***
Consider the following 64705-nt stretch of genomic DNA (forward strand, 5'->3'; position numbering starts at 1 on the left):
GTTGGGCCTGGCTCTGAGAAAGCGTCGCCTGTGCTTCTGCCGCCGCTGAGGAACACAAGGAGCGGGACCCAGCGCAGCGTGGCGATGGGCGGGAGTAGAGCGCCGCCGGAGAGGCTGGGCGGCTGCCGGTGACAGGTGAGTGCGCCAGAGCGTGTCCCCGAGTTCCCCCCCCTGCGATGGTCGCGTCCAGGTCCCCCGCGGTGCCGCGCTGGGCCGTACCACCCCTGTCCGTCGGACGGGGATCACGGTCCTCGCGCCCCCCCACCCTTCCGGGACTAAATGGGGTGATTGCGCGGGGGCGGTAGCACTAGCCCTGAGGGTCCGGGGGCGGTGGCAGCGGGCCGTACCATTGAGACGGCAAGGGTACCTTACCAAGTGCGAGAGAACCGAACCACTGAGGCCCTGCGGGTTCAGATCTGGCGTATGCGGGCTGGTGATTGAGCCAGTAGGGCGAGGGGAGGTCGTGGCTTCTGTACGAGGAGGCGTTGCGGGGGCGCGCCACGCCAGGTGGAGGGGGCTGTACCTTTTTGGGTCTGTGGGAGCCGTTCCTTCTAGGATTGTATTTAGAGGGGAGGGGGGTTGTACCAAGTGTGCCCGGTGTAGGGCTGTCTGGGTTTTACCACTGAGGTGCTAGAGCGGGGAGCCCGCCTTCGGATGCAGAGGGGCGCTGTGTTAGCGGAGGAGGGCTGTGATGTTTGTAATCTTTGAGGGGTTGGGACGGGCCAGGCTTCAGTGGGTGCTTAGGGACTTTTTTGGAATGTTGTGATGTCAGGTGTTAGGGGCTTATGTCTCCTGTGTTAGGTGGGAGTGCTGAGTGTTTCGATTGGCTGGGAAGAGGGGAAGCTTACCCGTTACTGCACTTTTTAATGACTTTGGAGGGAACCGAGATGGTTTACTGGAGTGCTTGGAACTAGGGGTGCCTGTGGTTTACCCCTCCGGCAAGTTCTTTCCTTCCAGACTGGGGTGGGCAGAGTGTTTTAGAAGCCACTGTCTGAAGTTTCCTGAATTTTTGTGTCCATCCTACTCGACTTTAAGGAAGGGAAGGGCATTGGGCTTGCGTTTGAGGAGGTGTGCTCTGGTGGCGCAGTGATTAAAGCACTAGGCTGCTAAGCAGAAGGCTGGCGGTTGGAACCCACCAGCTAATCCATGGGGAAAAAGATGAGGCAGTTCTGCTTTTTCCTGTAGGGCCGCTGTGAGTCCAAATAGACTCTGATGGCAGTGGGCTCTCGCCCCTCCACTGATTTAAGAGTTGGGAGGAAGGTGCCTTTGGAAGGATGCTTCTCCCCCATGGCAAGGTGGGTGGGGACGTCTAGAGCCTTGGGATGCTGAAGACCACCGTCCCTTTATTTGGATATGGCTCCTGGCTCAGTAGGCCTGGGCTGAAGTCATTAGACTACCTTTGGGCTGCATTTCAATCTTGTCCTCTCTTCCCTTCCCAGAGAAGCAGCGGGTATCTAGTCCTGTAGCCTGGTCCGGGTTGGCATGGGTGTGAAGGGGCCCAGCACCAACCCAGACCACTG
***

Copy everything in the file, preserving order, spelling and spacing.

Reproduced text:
Consider the following 64705-nt stretch of genomic DNA (forward strand, 5'->3'; position numbering starts at 1 on the left):
GTTGGGCCTGGCTCTGAGAAAGCGTCGCCTGTGCTTCTGCCGCCGCTGAGGAACACAAGGAGCGGGACCCAGCGCAGCGTGGCGATGGGCGGGAGTAGAGCGCCGCCGGAGAGGCTGGGCGGCTGCCGGTGACAGGTGAGTGCGCCAGAGCGTGTCCCCGAGTTCCCCCCCCTGCGATGGTCGCGTCCAGGTCCCCCGCGGTGCCGCGCTGGGCCGTACCACCCCTGTCCGTCGGACGGGGATCACGGTCCTCGCGCCCCCCCACCCTTCCGGGACTAAATGGGGTGATTGCGCGGGGGCGGTAGCACTAGCCCTGAGGGTCCGGGGGCGGTGGCAGCGGGCCGTACCATTGAGACGGCAAGGGTACCTTACCAAGTGCGAGAGAACCGAACCACTGAGGCCCTGCGGGTTCAGATCTGGCGTATGCGGGCTGGTGATTGAGCCAGTAGGGCGAGGGGAGGTCGTGGCTTCTGTACGAGGAGGCGTTGCGGGGGCGCGCCACGCCAGGTGGAGGGGGCTGTACCTTTTTGGGTCTGTGGGAGCCGTTCCTTCTAGGATTGTATTTAGAGGGGAGGGGGGTTGTACCAAGTGTGCCCGGTGTAGGGCTGTCTGGGTTTTACCACTGAGGTGCTAGAGCGGGGAGCCCGCCTTCGGATGCAGAGGGGCGCTGTGTTAGCGGAGGAGGGCTGTGATGTTTGTAATCTTTGAGGGGTTGGGACGGGCCAGGCTTCAGTGGGTGCTTAGGGACTTTTTTGGAATGTTGTGATGTCAGGTGTTAGGGGCTTATGTCTCCTGTGTTAGGTGGGAGTGCTGAGTGTTTCGATTGGCTGGGAAGAGGGGAAGCTTACCCGTTACTGCACTTTTTAATGACTTTGGAGGGAACCGAGATGGTTTACTGGAGTGCTTGGAACTAGGGGTGCCTGTGGTTTACCCCTCCGGCAAGTTCTTTCCTTCCAGACTGGGGTGGGCAGAGTGTTTTAGAAGCCACTGTCTGAAGTTTCCTGAATTTTTGTGTCCATCCTACTCGACTTTAAGGAAGGGAAGGGCATTGGGCTTGCGTTTGAGGAGGTGTGCTCTGGTGGCGCAGTGATTAAAGCACTAGGCTGCTAAGCAGAAGGCTGGCGGTTGGAACCCACCAGCTAATCCATGGGGAAAAAGATGAGGCAGTTCTGCTTTTTCCTGTAGGGCCGCTGTGAGTCCAAATAGACTCTGATGGCAGTGGGCTCTCGCCCCTCCACTGATTTAAGAGTTGGGAGGAAGGTGCCTTTGGAAGGATGCTTCTCCCCCATGGCAAGGTGGGTGGGGACGTCTAGAGCCTTGGGATGCTGAAGACCACCGTCCCTTTATTTGGATATGGCTCCTGGCTCAGTAGGCCTGGGCTGAAGTCATTAGACTACCTTTGGGCTGCATTTCAATCTTGTCCTCTCTTCCCTTCCCAGAGAAGCAGCGGGTATCTAGTCCTGTAGCCTGGTCCGGGTTGGCATGGGTGTGAAGGGGCCCAGCACCAACCCAGACCACTG